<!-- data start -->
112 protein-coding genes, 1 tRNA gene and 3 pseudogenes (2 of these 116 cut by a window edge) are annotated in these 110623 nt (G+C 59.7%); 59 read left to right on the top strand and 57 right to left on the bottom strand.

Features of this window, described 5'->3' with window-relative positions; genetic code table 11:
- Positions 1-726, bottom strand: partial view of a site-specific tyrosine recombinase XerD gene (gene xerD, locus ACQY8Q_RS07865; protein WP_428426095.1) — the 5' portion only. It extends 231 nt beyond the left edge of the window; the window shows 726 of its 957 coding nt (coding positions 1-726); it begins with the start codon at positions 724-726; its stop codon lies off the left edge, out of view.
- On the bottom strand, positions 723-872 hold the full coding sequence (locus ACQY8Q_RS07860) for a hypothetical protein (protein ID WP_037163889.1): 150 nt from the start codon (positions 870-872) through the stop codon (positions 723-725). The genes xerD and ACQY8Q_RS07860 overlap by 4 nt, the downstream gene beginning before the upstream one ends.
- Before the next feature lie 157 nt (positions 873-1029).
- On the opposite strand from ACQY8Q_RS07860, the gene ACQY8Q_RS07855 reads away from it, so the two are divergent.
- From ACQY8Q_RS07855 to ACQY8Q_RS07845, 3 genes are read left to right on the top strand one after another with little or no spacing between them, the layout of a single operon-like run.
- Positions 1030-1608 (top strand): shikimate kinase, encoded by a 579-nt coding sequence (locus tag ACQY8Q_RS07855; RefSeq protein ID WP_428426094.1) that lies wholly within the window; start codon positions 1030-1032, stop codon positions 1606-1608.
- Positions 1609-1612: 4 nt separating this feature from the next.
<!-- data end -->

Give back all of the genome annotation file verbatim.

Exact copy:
112 protein-coding genes, 1 tRNA gene and 3 pseudogenes (2 of these 116 cut by a window edge) are annotated in these 110623 nt (G+C 59.7%); 59 read left to right on the top strand and 57 right to left on the bottom strand.

Features of this window, described 5'->3' with window-relative positions; genetic code table 11:
- Positions 1-726, bottom strand: partial view of a site-specific tyrosine recombinase XerD gene (gene xerD, locus ACQY8Q_RS07865; protein WP_428426095.1) — the 5' portion only. It extends 231 nt beyond the left edge of the window; the window shows 726 of its 957 coding nt (coding positions 1-726); it begins with the start codon at positions 724-726; its stop codon lies off the left edge, out of view.
- On the bottom strand, positions 723-872 hold the full coding sequence (locus ACQY8Q_RS07860) for a hypothetical protein (protein ID WP_037163889.1): 150 nt from the start codon (positions 870-872) through the stop codon (positions 723-725). The genes xerD and ACQY8Q_RS07860 overlap by 4 nt, the downstream gene beginning before the upstream one ends.
- Before the next feature lie 157 nt (positions 873-1029).
- On the opposite strand from ACQY8Q_RS07860, the gene ACQY8Q_RS07855 reads away from it, so the two are divergent.
- From ACQY8Q_RS07855 to ACQY8Q_RS07845, 3 genes are read left to right on the top strand one after another with little or no spacing between them, the layout of a single operon-like run.
- Positions 1030-1608 (top strand): shikimate kinase, encoded by a 579-nt coding sequence (locus tag ACQY8Q_RS07855; RefSeq protein ID WP_428426094.1) that lies wholly within the window; start codon positions 1030-1032, stop codon positions 1606-1608.
- Positions 1609-1612: 4 nt separating this feature from the next.